Dundalk had €2.2m of Europa League money held by FAI for 11 months

Stephen Kenny’s side reached 2016-17 group stages but had to wait for Uefa prize money

Then Dundalk manager Stephen Kenny after his side’s 1-0 win over Maccabi Tel Aviv in September 2016. Photograph: Morgan Treacy/Inpho

Then Dundalk manager Stephen Kenny after his side’s 1-0 win over Maccabi Tel Aviv in September 2016. Photograph: Morgan Treacy/Inpho

 

Social Democrat TD Catherine Murphy says she will raise the issue of serious delays in the payment by the FAI of Uefa prize money to League of Ireland clubs with John Treacy of Sport Ireland at Wednesday’s session of the Oireacthas Committee for Transport, Tourism and Sport.

Confirmation that Dundalk waited almost a year to get €2.2 million of the €7 million or so it was owed in Uefa prize money for its involvement in the 2016-17 Europa League group stages, provides a stark illustration of the way the finances of League of Ireland clubs have been viewed as being of secondary importance by an association that has clearly been battling to get by itself for some years now.

Rumours, and in some cases actual complaints, regarding the late payment of funds intended for clubs but initially paid out by Uefa to the FAI, are fairly routine. They are not confined to prize money. The €800,000 paid annually by the European federation to support the youth development work undertaken by Irish clubs usually arrives in Abbotstown in the autumn but is not passed on until the Spring. This year, there was a delay in making the payments to individual clubs of almost six months, a period that includes the build up to the new season, a potentially difficult period for clubs when little revenue is being generated.

In the case of Dundalk - who appear to have only received the final portion of their money when a takeover was imminent and the books needed to be up to date - both parties claim, somewhat remarkably, that the entire arrangement was voluntary.

The club received only €3 million of their money in 2016 itself but would certainly have expected to have been up to date by the end of the winter season, May of the following year, after having been put out of the Europa in early December.

Instead, payments dragged on through much of the following year with the club apparently requesting sums of money from the FAI which had already received the funds from Uefa, generally in the region of €250,000, at different points in time and then getting amounts they had asked for although usually, it seems, in instalments.

“It’s significant it was 2017,” says Murphy, a member of the Oireachtas Committee that Sport Ireland chief executive Treacy is due to appear before on Wednesday, “and it underscores concerns about how precarious the finances were in the FAI. The FAI should only have been a conduit for that prize money, it only should have flowed in and out of the organisation.”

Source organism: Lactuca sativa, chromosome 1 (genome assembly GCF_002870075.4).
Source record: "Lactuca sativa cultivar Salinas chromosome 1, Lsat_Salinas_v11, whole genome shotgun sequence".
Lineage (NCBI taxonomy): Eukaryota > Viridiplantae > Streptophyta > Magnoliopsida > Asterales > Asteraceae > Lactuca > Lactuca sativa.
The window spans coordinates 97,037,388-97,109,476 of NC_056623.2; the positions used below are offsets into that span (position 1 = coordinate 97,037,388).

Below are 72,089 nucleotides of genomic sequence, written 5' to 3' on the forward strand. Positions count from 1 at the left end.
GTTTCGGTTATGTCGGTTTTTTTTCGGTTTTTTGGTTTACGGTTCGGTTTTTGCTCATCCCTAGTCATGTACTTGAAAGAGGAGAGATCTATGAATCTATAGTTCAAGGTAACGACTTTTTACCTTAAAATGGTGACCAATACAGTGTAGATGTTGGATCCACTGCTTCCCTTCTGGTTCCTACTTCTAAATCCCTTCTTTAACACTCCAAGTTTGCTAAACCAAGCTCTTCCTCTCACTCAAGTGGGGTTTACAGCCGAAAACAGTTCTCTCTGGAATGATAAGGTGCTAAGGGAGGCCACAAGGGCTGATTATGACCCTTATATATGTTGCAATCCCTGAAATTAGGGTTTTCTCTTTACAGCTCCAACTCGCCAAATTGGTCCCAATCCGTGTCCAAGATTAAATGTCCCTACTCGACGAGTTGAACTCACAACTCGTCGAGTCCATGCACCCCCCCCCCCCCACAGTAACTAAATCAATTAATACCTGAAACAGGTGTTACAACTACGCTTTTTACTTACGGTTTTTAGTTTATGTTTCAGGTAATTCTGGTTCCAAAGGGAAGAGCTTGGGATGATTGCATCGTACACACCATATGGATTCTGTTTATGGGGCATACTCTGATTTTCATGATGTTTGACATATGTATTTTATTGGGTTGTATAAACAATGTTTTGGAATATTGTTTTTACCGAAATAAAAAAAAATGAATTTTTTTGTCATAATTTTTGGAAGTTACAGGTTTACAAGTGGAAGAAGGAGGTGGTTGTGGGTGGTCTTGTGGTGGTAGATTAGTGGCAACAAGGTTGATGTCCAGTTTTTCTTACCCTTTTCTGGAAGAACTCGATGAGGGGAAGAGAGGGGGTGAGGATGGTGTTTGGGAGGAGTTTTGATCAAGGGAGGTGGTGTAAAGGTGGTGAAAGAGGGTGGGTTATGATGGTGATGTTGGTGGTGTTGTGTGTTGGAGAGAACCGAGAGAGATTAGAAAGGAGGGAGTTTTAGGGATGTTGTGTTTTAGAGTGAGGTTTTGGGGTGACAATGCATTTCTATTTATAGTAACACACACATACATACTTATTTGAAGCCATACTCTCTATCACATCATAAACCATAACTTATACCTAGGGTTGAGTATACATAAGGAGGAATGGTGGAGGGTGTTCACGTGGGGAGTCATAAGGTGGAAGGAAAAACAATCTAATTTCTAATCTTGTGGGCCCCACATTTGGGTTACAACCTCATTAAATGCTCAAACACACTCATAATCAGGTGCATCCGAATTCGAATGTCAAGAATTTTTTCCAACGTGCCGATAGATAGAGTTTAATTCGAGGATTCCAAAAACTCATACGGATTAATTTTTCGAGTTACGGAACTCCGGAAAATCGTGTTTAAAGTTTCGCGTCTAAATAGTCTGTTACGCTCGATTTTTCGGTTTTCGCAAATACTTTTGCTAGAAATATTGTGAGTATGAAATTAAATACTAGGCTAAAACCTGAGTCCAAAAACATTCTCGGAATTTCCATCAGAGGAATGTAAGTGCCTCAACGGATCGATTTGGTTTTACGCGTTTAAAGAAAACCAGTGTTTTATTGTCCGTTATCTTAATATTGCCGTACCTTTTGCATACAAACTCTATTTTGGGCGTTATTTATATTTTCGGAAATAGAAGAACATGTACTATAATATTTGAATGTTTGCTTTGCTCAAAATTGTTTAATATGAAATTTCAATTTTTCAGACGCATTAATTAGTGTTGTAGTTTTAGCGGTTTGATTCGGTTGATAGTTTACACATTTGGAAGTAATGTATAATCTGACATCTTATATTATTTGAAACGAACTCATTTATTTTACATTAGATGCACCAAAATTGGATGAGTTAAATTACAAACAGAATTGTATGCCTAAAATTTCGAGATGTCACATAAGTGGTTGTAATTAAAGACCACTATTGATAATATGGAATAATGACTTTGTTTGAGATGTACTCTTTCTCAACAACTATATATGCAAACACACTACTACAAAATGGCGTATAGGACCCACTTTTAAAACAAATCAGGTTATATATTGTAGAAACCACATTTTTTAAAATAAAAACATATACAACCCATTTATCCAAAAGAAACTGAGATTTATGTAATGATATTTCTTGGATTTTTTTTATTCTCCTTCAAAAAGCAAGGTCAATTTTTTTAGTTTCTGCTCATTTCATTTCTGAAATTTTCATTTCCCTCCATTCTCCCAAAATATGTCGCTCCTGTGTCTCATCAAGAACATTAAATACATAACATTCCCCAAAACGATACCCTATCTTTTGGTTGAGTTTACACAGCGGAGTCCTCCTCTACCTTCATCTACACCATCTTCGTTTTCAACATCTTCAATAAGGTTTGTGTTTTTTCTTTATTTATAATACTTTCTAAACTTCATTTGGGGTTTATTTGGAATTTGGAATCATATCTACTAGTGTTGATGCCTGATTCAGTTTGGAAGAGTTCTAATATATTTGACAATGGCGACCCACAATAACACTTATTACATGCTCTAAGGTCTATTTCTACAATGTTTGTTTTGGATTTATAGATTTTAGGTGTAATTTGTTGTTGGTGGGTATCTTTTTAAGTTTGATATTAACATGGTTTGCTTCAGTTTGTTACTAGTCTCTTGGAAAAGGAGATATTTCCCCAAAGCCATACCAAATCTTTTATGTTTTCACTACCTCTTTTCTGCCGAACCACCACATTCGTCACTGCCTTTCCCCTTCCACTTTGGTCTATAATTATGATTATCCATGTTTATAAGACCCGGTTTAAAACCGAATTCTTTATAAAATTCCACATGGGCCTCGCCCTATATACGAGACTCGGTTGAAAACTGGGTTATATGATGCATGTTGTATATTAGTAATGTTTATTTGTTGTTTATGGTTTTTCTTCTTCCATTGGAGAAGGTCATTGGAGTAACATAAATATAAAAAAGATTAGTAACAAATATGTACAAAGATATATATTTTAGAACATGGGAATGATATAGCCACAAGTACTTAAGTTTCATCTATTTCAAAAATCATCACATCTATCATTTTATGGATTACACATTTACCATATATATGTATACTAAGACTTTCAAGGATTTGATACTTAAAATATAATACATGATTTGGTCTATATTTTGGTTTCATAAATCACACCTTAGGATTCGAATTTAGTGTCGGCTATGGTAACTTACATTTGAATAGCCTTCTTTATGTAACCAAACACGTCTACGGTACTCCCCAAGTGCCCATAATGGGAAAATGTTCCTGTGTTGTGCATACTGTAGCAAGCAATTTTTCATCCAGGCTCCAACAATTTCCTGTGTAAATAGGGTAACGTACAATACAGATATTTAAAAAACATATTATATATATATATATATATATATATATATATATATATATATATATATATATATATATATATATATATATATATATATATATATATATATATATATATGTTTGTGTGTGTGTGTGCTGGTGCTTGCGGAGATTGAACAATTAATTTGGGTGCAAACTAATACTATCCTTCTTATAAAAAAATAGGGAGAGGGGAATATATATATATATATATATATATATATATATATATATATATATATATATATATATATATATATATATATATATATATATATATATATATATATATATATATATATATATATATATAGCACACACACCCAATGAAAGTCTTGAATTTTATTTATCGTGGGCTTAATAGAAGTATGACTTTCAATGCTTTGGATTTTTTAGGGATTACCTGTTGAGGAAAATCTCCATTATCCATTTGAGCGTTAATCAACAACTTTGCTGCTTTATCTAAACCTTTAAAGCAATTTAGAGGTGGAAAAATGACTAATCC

The detail, though, will come as no surprise to other clubs who have participated in European competition in recent years. After their Europa League run in 2011, Shamrock Rovers were left waiting on around €500,000 for more than six months and are believed to have experienced significant difficulty in obtaining payment.

The total earned by the Dublin club at that stage was around €1.5 million, a fraction of the prize money amassed by Dundalk for much the same achievement five years later, but getting the money was probably all the more important to them given that Rovers had had to meet substantial expenses out of the portion of the cash they had received.

Dundalk faced Zenit St Petersburg in the group stages of the 2016-17 Europa League. Photograph: Ryan Byrne/Inpho
Dundalk faced Zenit St Petersburg in the group stages of the 2016-17 Europa League. Photograph: Ryan Byrne/Inpho

This is a particular issue for the various other clubs that compete in the qualifying stages each summer. Prize money has grown hugely over the last decade and having won the league, and so initially qualified for the preliminary rounds of the Champions League last summer then having gone into the Europa League, Cork City would have been due around €800,000 - but charter flights and other expenses have to be met up front.

One club claims that while Irish League sides receive money up front from the association north of the border to help with participation, funds that are then deducted when the prize money comes through, League of Ireland outfits have to come up with the cash, often through borrowings, and are then made to wait extended periods to get it back.

Some now seem to use the European Club Association in order to pinpoint when Uefa have handed the money over to the FAI in order to start chasing it promptly. As with what was reported to be a €100,000 loan from its own chief executive, though, the association’s ongoing cash flow issues seem to require it to act in unorthodox fashion.

Unlike John Delaney, the clubs involved - with the exception of Dundalk through the early part of 2017 - are not in a position themselves to be making six figure loans to the Irish game’s governing body.

Murphy says she will raise the issue with Treacy on Wednesday. “Sport Ireland don’t deal with the professional side, but they will have responsibility to have a concern for the overall health of the finances of the FAI, and in that context, I will ask them about the delay in paying the prize money to Dundalk.

“We (the committee) might have influence, but Sports Ireland have power, and it’s the power of sanction. It’s there for a very good reason. You don’t pull it out at every hand’s turn, but it has to be used to ensure the health of the governing bodies. This is not some minority sport, this is he sport that is most played in the country.”

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